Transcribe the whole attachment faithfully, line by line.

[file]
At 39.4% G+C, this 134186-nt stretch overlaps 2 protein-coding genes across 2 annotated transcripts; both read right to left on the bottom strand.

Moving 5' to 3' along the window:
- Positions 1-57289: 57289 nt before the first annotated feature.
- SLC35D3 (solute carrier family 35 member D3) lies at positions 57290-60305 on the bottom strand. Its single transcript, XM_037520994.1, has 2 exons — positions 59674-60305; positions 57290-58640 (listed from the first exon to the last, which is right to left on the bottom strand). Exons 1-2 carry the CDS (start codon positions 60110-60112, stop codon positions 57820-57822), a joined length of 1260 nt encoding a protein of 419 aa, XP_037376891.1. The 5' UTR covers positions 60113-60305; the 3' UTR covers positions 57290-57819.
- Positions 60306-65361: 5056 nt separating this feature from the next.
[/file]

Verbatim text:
At 39.4% G+C, this 134186-nt stretch overlaps 2 protein-coding genes across 2 annotated transcripts; both read right to left on the bottom strand.

Moving 5' to 3' along the window:
- Positions 1-57289: 57289 nt before the first annotated feature.
- SLC35D3 (solute carrier family 35 member D3) lies at positions 57290-60305 on the bottom strand. Its single transcript, XM_037520994.1, has 2 exons — positions 59674-60305; positions 57290-58640 (listed from the first exon to the last, which is right to left on the bottom strand). Exons 1-2 carry the CDS (start codon positions 60110-60112, stop codon positions 57820-57822), a joined length of 1260 nt encoding a protein of 419 aa, XP_037376891.1. The 5' UTR covers positions 60113-60305; the 3' UTR covers positions 57290-57819.
- Positions 60306-65361: 5056 nt separating this feature from the next.